We are often contacted by New Zealand citizens who want to discuss their residency status in Australia. This is an area of law which has seen much change in the last 12 years. Here, we’ll give you straightforward answers to the most common questions that we are asked.
A common myth – New Zealanders don’t need a visa to enter Australia.
Everyone in Australia – apart from Australian citizens – must hold a visa in order to be lawful in the country. When a New Zealand citizen travels to Australia, they do not need to pre-arrange a visa. A visa (called a “Special Category Visa”) is issued at the airport on arrival – provided health and character requirements are met. This visa will allow the NZ citizen to enter, live, work and study in Australia for as long as they like. There is no expiry date on the visa. However – involvement in criminal activity can cause the visa to be cancelled, and can result in re-entry bans to Australia.
Entitlement to Benefits in Australia.
Previously, a New Zealand citizen could enter Australia and have pretty much the same rights and entitlements as an Australian, while on the Special Category Visa. New Zealand citizens who were in Australia on 26th February 2001 hold the status of “Eligible New Zealand Citizen”, also called “Protected SVC Holder”. These lucky individuals can access the full range of social security benefits available to Australians; and may also become Australian citizens.
This all changed on 27th February 2001, when a new bilateral social security arrangement between Australia and New Zealand took effect. New Zealanders who arrived in Australia on or after that date are called “Non Protected SCV Holders” and have a much more complicated arrangement. They cannot access the full range of social security and benefits, although there many be some entitlement for people who have resided in Australia for more than 10 years.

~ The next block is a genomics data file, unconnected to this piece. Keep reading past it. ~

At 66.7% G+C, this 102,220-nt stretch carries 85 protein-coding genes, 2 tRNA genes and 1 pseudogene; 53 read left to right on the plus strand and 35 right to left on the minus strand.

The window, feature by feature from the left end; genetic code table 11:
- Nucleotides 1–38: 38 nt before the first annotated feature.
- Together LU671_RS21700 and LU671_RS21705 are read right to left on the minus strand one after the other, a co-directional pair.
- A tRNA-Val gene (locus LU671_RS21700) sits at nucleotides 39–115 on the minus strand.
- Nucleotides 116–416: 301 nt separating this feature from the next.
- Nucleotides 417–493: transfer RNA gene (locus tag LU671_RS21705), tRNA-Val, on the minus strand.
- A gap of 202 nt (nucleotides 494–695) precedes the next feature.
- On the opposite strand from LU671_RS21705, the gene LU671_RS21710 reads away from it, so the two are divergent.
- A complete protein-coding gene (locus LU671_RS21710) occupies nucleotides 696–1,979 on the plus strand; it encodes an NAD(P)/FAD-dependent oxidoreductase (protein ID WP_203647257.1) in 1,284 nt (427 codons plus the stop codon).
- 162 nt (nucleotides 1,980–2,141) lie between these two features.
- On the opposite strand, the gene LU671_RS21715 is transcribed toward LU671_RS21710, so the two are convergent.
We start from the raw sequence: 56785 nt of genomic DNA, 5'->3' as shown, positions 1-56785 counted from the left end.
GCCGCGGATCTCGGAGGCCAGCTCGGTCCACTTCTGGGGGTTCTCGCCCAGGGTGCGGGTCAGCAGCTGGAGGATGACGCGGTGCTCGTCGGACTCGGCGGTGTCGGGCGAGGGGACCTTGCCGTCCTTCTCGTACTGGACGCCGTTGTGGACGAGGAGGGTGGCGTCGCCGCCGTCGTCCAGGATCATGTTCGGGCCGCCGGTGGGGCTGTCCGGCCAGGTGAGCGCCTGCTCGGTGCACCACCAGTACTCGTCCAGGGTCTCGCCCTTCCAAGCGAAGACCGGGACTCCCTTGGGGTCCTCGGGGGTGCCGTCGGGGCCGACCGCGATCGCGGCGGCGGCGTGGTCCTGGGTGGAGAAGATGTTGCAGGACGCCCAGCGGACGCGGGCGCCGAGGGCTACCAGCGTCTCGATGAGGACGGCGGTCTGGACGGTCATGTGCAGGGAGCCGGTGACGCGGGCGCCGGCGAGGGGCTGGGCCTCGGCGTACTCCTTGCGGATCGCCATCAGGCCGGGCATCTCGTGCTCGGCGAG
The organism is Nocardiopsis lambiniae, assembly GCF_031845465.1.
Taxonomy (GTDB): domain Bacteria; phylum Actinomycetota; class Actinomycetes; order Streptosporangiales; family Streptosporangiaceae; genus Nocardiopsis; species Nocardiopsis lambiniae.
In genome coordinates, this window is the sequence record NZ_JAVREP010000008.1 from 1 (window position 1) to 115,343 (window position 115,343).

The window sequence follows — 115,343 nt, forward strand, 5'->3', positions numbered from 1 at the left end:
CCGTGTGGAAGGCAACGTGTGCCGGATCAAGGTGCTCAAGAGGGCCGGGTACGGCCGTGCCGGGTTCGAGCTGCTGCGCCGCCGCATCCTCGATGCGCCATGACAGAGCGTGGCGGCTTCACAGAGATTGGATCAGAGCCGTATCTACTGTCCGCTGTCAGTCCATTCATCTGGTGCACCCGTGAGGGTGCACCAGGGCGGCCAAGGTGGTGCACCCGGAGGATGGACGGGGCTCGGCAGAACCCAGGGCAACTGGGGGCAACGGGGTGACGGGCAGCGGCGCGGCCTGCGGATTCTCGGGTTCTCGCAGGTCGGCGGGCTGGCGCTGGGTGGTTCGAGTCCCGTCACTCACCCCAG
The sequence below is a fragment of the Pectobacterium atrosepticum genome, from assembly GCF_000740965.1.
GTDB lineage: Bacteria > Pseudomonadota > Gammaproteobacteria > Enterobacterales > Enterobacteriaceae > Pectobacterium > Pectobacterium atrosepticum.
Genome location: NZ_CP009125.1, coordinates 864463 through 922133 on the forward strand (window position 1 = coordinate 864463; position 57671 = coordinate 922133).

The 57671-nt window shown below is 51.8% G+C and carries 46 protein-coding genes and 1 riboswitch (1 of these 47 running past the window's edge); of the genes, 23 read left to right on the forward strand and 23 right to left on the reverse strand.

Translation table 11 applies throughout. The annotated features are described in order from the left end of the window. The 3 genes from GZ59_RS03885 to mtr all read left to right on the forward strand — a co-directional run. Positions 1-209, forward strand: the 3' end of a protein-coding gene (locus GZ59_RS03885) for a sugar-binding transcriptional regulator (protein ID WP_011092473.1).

There’s a good article here by the New Zealand Ministry of Foreign Affairs and Trade, which explains the social security entitlements of New Zealanders in Australia. Read the article….
Why would a New Zealander want to become an Australian citizen?
There’s lots of reasons – but for many people, it’s about their kids. The children of NZ citizens have the same visa status as their parents. So, as a NZ child grows up in Australia, there may be a number of things which they are not entitled to.
For example, Australian students can access the Higher Education Loan Program (HELP) which allows them to defer payment of university tuition fees. Currently this is not available for overseas students – however recent government reforms mean that from 2015, this program will become available to NZ students in Australia.
If a non-protected SVC holder enters into a relationship with a person who is not Australian, they cannot sponsor that partner for a permanent Australian visa. They can only secure a New Zealand Family Relationship visa, which is temporary for 5 years, and allows the partner the right to live in Australia while they are in a relationship with the New Zealand citizen. There’s no pathway to permanent residency from here. So, often parents will seek citizenship for themselves and their families, to broaden the options for their children later on in life.
New Zealand citizens who plan to live in Australia for the rest of their life, will often seek Australian citizenship so that they can be confident that future immigration law changes will not adversely affect them.
How can a New Zealander gain Australian citizenship?
Protected SVC holders can apply for citizenship the same way as any other permanent resident would. However, the only way a non-protected SVC holder can become an Australian citizen is by first applying for an Australian visa which will give them permanent residency. Options would include Partner visas; skill based visas, and employer sponsored visas. The eligibility criteria are the same as for anyone else, although for the employer sponsored visas, there are some age and skill concessions for people who have been working for their employer for more than two years. Once the person has met the residency requirements for citizenship, they can simply apply.
Is it really worth it?
Getting a visa for Australia is a very costly exercise – and has become more so in the last 12 months, with dramatic increases in visa lodgement charges. In spite of this, there is still strong demand for Australian citizenship. The net population flows between New Zealand and Australia are strongly in favour of Oz at this time.
Need advice on whether Australian citizenship is right for you – and how to get there? Contact us for a confidential chat!